• Eye Movement and Desensitization Therapy (EMDR): Eye Movement Desensitization and Reprocessing includes elements from both Exposure Therapy and CPT. It involves you thinking about your trauma while simultaneously moving your eyes back and forth. It’s based on the theory that these rapid eye movements reprogram the brain so that traumatic memories will no longer be upsetting.
  • Virtual Reality Exposure Therapy: Patients undergoing this type of therapy are equipped with a head-mounted visual display that places them in a virtual world in which they experience the sights, sounds, and even smells of combat in order to confront their trauma in a safe and controlled environment. With gradual exposure to memories of the traumatic event, the patient is able to deal with emotions the memories bring up.

Some other therapies you might hear about are Brief Psychodynamic Therapy and Stress Inoculation Training:

  • Brief Psychodynamic Therapy focuses on unconscious processes believed to be expressed as symptoms of post-traumatic stress. According to those who practice this form of therapy, traumatic thoughts and feelings are understood to be so intolerable that they’re forced out of conscious thought. The therapist, in turn, attempts to explore and confront this unconscious material in hopes of making you more aware of it. Ultimately, the hope is that after doing so, you’ll be better able to control how you react to the thoughts, thereby reducing your symptoms.
  • Stress Inoculation Training is an approach that teaches techniques for reducing anxiety, developing better coping skills, and correcting inaccurate thoughts related to a trauma.

Group therapy is another popular approach to treating post-traumatic stress.

So Why Don’t More Veterans Seek Help?

A number of recent studies have shown that less than half of service members and veterans with serious mental health issues actually seek help. For example, one study shows that only 38 to 45 percent of veterans of the wars in Iraq and Afghanistan with symptoms of PTSD, depression, or generalized anxiety disorder showed any interest in obtaining help and that only 23 to 40 percent of those afflicted with one of these disorders had actually done so.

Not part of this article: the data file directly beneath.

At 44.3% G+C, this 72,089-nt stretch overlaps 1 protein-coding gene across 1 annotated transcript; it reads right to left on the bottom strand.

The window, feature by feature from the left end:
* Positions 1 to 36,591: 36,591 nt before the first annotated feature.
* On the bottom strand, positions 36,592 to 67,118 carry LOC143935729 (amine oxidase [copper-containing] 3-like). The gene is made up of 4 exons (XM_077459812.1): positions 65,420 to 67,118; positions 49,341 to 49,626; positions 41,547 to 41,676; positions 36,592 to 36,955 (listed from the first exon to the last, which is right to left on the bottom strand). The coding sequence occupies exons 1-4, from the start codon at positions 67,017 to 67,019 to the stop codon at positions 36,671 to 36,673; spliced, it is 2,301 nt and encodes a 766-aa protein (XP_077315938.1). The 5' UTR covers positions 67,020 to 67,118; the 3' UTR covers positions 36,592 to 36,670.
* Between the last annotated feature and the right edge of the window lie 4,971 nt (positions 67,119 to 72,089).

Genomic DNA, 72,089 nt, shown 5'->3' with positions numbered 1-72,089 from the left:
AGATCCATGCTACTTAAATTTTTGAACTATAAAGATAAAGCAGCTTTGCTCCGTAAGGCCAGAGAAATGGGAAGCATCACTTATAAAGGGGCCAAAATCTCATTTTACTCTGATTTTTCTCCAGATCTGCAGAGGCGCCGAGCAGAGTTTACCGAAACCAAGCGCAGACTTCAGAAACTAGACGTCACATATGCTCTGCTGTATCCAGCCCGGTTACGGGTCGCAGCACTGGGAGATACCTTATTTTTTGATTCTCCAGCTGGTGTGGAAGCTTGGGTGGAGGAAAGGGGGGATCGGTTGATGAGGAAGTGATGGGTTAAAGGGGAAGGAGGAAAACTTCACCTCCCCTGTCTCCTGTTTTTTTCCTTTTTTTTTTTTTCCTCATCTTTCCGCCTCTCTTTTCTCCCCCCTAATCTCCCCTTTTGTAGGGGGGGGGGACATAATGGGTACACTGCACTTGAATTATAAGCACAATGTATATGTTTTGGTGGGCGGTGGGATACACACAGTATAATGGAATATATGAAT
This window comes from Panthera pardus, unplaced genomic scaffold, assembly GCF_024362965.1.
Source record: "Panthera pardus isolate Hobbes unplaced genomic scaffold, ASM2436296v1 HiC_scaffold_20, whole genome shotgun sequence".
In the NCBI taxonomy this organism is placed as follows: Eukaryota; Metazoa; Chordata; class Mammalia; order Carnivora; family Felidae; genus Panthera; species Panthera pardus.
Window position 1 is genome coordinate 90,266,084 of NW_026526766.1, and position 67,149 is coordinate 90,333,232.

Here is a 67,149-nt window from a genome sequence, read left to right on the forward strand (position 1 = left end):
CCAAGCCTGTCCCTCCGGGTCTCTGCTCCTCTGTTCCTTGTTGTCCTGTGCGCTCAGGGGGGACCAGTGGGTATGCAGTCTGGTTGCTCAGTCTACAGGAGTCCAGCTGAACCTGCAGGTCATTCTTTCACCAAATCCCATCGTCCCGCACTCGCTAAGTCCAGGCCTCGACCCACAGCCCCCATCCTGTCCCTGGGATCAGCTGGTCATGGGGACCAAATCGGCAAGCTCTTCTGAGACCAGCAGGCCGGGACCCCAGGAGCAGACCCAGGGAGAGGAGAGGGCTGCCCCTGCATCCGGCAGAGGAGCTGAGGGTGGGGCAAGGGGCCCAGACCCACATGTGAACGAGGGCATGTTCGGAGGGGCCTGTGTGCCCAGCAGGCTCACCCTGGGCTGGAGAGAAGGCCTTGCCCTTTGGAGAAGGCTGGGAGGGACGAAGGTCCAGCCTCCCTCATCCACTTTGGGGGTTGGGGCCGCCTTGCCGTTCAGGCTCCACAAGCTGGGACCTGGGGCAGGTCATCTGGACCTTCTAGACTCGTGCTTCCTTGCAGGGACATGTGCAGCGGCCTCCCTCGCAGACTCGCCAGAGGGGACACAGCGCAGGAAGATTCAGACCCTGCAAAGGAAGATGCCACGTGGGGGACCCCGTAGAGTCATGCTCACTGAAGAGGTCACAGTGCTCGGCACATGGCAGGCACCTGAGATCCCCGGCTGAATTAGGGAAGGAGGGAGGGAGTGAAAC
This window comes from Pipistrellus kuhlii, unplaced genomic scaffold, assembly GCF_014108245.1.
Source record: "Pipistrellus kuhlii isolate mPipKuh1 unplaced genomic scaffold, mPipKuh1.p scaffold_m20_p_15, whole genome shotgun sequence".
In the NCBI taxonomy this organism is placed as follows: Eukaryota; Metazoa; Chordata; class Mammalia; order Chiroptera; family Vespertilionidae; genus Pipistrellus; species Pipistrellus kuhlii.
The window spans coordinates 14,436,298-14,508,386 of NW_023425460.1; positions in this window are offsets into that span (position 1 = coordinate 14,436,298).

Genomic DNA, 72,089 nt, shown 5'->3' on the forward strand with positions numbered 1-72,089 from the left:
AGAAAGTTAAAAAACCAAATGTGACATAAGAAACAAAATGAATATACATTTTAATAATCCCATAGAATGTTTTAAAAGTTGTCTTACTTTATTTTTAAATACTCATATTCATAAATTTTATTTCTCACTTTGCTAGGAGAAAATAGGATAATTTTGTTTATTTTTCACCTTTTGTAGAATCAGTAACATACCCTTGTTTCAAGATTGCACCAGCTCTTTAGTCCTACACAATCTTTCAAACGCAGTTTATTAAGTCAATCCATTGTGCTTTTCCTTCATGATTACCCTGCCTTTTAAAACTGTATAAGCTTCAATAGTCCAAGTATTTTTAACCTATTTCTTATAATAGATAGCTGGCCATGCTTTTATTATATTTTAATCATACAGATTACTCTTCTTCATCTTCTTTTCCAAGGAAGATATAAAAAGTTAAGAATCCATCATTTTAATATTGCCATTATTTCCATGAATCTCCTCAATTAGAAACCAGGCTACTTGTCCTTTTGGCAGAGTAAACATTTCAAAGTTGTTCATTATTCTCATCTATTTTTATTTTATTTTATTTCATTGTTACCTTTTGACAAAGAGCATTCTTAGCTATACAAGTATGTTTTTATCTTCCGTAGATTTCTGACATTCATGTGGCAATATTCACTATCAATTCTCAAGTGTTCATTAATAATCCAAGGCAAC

There are several reasons for this.

In addition to fearing that they may be viewed as weak for seeking help, many veterans are afraid that if they start to talk about their trauma, they may lose control and be unable to keep it together at work or at home. According to Dr. Charles Hoge, this fear may not be completely unjustified: “Wartime memories are connected with very strong emotions, some of the strongest that humans can endure.”

Many also don’t feel comfortable speaking with therapists who have not experienced combat themselves. They fear that the therapist won’t be able to understand or relate to what they experienced—or that they will be judged for the things that happen in combat. This fear may also justified: “Many mental health professionals don’t have sufficient understanding of the military experience,” says Hoge, “and have been trained to view problems within a psychological or medical framework, which labels war-related reactions as ‘disorders’ or ‘illnesses’, without differentiating the range of what is normal under these circumstances.”

Lastly, many veterans hesitate to seek treatment for reasons other than those associated with “stigma”, including (1) not being able to get an appointment soon enough after asking for help, (2) navigating complex insurance and reimbursement processes in the private sector, and (3) repeatedly having to miss work to receive a sufficient number of appointments for treatment to be effective.

Above all else, early detection and intervention are essential in slowing the progression of post-traumatic stress. We must, in turn, find ways to make it easier for veterans to ask for help and then tailor treatment to meet their needs.